As much as they will try to pooh pooh it, a decision today on Obamacare by a federal judge in Florida has got to have the White House worrying: U.S. District Judge Roger Vinson has just declared the so-called individual mandate, the requirement that citizens purchase health insurance or pay a fine, is unconstitutional. Vinson’s ruling is more far-reaching than an earlier one in Virginia:

Vinson’s decision went a step further than the Virginia ruling by not only declaring that the mandate was unconstitutional, but striking down the rest of the law as a result.

As enacted, the law did not include what’s known as a “severability clause,” which specifies that if one part of the law is struck down, the rest of the law stands.  Those challenging the law have argued that as a result, the whole law should be struck down, too.  While U.S. District Judge Henry Hudson of Richmond declined to do so, Vinson argued that, “because the individual mandate is unconstitutional and not severable, the entire Act must be declared void.”

My colleague Hadley Heath at the indispensable Health Care Lawsuits has the essential information along with some excellent responses. I’ll just quote one, by Stephen Presser, a Northwestern University legal scholar:

It is surely significant that more than half the states had joined in this lawsuit, believing that the federal government, in passing the Patient Protection and Affordable Care Act, went far beyond what the Constitution permits.  With Judge Vinson’s clear determination that ours is still a federal  government of limited and enumerated powers, those states are vindicated, as are those of us who have spent our professional careers believing in the rule of law and believing that the Constitution is not an infinitely plastic document.   James Madison and the other framers who believed in a delicate balance between state and federal sovereignty, and who recognized the dangers of overweening centralized power have had their legacy renewed by this courageous, sensible, and honest jurist.

An important point that has so far not received much notice: The ruling halts implementation of the health care law and notes that there is no need for an for an injunction to accomplish this. This ruling is sufficient. Hadley has a link to the ruling in its entirety.

Ace Washington Post blogger Jen Rubin, who is a lawyer, has this to say on the injunction issue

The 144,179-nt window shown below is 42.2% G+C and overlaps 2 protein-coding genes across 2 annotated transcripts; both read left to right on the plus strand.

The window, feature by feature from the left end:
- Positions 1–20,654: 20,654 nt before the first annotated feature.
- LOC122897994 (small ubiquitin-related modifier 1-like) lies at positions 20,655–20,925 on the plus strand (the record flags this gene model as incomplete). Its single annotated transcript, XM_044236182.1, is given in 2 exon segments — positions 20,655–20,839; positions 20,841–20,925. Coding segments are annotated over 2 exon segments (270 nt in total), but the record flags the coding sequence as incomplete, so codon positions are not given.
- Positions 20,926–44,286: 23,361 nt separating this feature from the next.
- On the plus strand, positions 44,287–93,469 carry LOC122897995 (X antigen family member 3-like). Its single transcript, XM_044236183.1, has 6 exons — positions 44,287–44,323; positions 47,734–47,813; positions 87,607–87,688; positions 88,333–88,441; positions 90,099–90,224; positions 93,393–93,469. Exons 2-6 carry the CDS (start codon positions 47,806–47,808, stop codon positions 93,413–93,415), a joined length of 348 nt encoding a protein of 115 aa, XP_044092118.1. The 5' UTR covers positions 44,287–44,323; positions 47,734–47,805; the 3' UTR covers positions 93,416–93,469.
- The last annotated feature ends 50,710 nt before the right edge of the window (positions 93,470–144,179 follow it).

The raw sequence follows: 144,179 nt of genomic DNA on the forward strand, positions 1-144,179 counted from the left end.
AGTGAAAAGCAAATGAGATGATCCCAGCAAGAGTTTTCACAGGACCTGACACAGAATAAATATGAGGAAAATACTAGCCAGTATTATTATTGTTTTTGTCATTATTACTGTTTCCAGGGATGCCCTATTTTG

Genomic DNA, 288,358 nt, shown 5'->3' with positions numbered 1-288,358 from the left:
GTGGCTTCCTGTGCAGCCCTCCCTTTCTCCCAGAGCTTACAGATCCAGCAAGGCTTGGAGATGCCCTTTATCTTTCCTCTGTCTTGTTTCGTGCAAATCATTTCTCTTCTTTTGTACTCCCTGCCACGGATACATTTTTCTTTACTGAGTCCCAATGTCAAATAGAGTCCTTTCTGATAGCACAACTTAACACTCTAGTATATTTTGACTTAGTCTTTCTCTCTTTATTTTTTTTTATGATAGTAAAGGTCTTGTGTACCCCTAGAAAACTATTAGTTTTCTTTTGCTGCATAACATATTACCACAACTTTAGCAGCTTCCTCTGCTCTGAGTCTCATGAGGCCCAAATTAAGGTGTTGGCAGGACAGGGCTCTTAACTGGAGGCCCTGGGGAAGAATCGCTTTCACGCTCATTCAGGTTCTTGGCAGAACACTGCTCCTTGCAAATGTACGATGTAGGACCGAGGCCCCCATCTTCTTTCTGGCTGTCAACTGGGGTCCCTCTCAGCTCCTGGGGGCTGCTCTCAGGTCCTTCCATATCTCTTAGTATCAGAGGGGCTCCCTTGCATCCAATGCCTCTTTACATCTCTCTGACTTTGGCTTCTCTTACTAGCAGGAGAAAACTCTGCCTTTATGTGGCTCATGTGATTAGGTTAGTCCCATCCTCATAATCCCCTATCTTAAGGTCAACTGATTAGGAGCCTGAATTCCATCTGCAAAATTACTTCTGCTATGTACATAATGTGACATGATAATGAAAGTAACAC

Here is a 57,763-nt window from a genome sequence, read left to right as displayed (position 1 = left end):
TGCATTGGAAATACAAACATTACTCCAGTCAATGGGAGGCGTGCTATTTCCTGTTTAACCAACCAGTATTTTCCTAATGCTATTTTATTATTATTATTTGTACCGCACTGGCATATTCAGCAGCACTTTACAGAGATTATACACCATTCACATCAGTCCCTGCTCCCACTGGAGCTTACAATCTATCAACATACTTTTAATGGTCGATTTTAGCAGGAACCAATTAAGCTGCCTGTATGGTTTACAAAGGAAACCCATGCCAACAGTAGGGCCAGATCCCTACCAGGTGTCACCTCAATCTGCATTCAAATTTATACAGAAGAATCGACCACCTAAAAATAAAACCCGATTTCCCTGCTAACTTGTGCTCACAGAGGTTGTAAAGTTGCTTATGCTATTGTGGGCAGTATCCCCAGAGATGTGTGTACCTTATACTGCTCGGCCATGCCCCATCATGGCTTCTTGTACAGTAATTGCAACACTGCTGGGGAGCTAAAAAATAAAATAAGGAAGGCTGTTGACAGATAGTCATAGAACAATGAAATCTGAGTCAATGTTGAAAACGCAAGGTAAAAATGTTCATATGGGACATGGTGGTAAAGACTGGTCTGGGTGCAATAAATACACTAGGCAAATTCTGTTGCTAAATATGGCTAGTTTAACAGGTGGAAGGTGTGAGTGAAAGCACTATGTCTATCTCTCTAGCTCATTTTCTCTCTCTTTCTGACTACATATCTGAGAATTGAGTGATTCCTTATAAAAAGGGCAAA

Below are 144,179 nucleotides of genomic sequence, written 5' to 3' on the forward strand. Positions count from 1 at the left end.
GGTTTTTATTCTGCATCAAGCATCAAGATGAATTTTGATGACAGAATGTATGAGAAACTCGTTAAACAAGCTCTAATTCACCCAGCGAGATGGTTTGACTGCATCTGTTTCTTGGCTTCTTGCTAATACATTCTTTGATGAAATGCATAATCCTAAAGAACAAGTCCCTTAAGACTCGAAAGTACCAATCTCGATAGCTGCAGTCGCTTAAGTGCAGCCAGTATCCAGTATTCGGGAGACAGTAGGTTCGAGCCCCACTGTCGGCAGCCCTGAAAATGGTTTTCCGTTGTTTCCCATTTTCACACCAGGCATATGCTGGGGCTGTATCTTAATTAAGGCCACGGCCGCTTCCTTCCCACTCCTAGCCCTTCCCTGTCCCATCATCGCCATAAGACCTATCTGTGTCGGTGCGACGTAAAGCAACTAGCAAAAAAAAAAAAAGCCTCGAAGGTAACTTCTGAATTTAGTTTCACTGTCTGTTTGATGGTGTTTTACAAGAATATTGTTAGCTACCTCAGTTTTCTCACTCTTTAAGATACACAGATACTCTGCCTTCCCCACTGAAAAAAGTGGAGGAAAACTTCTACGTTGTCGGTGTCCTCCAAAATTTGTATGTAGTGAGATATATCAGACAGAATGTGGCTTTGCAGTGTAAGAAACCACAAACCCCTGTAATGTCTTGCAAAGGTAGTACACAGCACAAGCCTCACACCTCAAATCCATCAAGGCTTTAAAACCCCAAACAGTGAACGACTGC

I read the section on “Injunction” and could scarely believe my eyes. Was the judge ordering the government not to enforce ObamaCare in all 26 states? Oh, yes, indeed.

Robert Alt of the Heritage Institute e-mailed me, “The judge noted that declaratory relief is the functional equivalent of an injunction, and applied the long-standing presumption ‘that officials of the Executive Branch will adhere to the law as declared by the court.’ So in the case, the judge asserted that the declaratory relief should bind the parties. If the Obama administration wishes to impose the requirements of Obamacare upon the states, it will need to seek a stay of the opinion either from the judge, or from the 11th Circuit.”

Yeah, wow.

(Quite perplexingly, a blog at NRO says that the ruling will not halt implementation, but a response rejoins that it will because this ruling amounts to an injunction. )   

Added to the number of states that are party to the lawsuit, a new Rasmussen survey shows that Americans favor repeal of the monster law by 20 points, though confidence that the law will be repealed is down. Jeffrey Anderson speculates that the reason for this is the Democratic Senate’s refusal to allow the repeal bill, passed overwhelmingly in the House, up for a vote. But we should not lose heart: today’s decision, coupled with the public’s desire to get rid of this awful bill, means that, if those who want repeal don’t give up, there is a good chance that they will prevail.